Yeats began by echoing Shelley and Spenser and the Pre-Raphaelites, and Blake remained a permanent influence for him. Even Keatsean sensuousness is found in many of his poems, and influences of Rossetti and Morris are also traceable.
      The romance of mythology and folklore is another romantic characteristic. He used the Irish mythology, the mythologies of Greece and Rome, and the traditional Irish folklore. The Wanderings of Oisin is full of echoes of Shelley, Coleridge, and Keats and Morris; that is it is based on Greek mythology. He uses the popular lrish myth of a fairy world of ideal happiness in The Happy Town Land. The Stolen Child and The Man who Dreamed of Fairyland are also of romantic trend.
      Yeats’s mysticism is also a romantic trait. Yeats believed that a poet was very close to a mystic, and the world created by a mystic poet is a spiritual world. A Vision touches upon the supernatural realities.
      Occultism is a prominent trait in Yeats. His religiosity is closely related to his occultism.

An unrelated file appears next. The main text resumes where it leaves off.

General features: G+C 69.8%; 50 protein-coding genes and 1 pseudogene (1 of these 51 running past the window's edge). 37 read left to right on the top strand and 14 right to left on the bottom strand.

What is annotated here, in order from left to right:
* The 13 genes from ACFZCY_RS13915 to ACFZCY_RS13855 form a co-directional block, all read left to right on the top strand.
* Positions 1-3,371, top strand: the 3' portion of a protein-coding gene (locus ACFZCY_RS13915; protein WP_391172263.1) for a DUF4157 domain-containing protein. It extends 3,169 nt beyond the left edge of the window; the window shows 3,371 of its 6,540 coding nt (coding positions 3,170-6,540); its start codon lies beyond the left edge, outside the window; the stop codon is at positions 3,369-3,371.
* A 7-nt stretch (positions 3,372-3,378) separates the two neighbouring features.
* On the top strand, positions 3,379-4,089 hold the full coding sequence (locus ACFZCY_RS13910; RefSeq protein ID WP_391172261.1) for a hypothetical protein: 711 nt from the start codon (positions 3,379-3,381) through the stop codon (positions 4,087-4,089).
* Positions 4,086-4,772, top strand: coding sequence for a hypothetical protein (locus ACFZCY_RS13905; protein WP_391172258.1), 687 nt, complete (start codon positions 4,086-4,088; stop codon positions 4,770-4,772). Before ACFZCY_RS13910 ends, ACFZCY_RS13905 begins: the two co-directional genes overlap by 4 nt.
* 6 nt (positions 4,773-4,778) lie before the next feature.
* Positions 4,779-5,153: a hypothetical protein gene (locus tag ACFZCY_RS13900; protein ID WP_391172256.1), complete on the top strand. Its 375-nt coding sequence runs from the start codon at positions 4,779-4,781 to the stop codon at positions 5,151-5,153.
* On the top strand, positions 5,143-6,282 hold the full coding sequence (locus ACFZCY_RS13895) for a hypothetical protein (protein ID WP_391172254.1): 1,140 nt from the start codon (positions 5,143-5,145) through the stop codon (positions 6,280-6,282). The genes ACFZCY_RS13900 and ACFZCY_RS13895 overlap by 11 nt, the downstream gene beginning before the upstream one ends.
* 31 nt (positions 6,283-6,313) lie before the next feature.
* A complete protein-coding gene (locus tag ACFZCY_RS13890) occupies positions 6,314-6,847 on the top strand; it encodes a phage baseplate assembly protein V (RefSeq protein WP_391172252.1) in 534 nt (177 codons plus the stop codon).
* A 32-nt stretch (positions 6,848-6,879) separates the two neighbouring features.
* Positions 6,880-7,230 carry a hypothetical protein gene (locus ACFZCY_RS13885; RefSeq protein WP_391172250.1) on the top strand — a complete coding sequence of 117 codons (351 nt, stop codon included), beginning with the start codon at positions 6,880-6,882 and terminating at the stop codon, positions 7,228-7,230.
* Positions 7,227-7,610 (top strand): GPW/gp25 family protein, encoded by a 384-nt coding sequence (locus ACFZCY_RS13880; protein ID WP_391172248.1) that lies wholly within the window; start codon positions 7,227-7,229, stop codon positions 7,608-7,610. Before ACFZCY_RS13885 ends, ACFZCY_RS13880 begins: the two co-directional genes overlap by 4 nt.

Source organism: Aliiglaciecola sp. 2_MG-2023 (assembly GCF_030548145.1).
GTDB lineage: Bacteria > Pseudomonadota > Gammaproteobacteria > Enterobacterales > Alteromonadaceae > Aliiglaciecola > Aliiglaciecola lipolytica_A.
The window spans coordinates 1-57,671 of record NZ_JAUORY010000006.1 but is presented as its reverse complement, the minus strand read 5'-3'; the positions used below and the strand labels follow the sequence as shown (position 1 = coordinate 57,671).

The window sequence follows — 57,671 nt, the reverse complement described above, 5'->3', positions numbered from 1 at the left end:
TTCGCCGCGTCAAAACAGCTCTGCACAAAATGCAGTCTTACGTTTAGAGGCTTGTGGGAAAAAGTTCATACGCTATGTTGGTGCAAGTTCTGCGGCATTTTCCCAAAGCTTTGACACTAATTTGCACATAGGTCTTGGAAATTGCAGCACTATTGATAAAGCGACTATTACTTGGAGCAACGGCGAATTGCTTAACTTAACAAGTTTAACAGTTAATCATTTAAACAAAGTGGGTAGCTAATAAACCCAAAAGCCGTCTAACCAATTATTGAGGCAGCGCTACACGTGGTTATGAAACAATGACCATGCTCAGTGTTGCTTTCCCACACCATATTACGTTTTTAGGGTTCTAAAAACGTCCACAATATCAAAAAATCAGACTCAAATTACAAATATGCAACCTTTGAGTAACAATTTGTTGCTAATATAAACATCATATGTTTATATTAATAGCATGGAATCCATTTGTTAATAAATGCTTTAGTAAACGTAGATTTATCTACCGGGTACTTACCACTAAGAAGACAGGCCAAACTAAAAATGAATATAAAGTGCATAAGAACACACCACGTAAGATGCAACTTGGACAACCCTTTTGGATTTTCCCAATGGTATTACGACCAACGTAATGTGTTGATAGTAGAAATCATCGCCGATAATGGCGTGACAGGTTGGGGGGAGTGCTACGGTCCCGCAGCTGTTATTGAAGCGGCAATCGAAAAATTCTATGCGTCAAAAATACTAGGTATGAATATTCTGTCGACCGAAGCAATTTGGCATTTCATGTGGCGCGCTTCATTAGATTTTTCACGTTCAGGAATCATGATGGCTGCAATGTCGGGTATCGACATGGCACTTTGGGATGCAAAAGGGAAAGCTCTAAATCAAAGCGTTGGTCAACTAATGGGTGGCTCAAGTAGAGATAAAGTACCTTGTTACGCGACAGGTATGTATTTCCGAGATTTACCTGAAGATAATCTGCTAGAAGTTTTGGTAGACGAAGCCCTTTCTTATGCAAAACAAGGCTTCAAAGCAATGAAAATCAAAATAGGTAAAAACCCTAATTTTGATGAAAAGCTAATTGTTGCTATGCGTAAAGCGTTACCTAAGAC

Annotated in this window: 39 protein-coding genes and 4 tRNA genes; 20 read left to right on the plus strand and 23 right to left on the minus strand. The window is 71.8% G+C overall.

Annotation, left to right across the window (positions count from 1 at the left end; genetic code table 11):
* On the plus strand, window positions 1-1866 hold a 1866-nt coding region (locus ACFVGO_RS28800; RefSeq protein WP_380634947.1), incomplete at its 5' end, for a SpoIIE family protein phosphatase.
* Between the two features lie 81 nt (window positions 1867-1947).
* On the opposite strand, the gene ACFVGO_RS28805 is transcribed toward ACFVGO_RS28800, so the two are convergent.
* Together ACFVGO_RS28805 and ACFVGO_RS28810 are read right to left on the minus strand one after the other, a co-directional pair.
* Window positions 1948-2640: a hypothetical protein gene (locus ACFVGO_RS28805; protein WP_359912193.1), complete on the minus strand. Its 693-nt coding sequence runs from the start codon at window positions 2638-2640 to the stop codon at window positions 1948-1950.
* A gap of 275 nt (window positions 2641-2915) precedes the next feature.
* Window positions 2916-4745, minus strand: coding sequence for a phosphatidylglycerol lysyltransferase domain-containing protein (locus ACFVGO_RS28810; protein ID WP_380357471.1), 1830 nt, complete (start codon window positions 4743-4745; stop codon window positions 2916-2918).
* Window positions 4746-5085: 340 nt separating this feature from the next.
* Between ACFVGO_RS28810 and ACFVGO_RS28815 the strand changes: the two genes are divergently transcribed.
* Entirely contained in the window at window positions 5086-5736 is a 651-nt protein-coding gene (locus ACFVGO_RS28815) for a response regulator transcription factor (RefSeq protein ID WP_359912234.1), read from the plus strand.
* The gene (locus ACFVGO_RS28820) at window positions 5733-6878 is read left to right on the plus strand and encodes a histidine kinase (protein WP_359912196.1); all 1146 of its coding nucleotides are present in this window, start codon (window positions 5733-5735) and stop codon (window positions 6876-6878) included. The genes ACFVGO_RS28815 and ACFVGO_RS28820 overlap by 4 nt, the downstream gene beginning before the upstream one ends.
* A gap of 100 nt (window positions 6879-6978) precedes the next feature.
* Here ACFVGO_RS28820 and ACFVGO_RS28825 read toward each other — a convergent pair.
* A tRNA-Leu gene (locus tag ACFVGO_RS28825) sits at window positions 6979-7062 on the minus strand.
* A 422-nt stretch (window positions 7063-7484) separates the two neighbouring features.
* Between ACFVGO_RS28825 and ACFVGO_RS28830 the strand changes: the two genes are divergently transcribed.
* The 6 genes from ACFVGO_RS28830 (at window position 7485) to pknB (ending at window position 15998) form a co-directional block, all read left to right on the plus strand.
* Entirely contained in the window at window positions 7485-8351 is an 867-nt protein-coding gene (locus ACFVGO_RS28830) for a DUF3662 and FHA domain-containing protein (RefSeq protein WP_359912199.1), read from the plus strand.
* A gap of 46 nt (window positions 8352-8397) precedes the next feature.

Self-revelation is yet another romantic trait in Yeats. It means that the poet is deeply personal, revealing his temperament, mood and inmost thoughts and feelings, The romantic poets all were prone to self-revelation. A great amount of Yeats's poetry relates to his own personality, his inner conflicts and friendships. A Prayer for My Daughter, the Byzantium poems. Among School Children, The Tower, A Dialogue of Self and Soul, are all poems in which we get much of the poet himself. But by his poetic art they have been raised to impersonal or universal level.
     Romantic love of Yeats himself has been given vent to in many of his poems. He has actually written a large number of love poems. The Song of Wandering Angus is dream of successful love. In many of his poems his emotions of love for Maud Gonne have been expressed. He Tells of the Perfect Beauty, He Tells of a Valley full of Lovers, The Lover Asks are some of his love poems.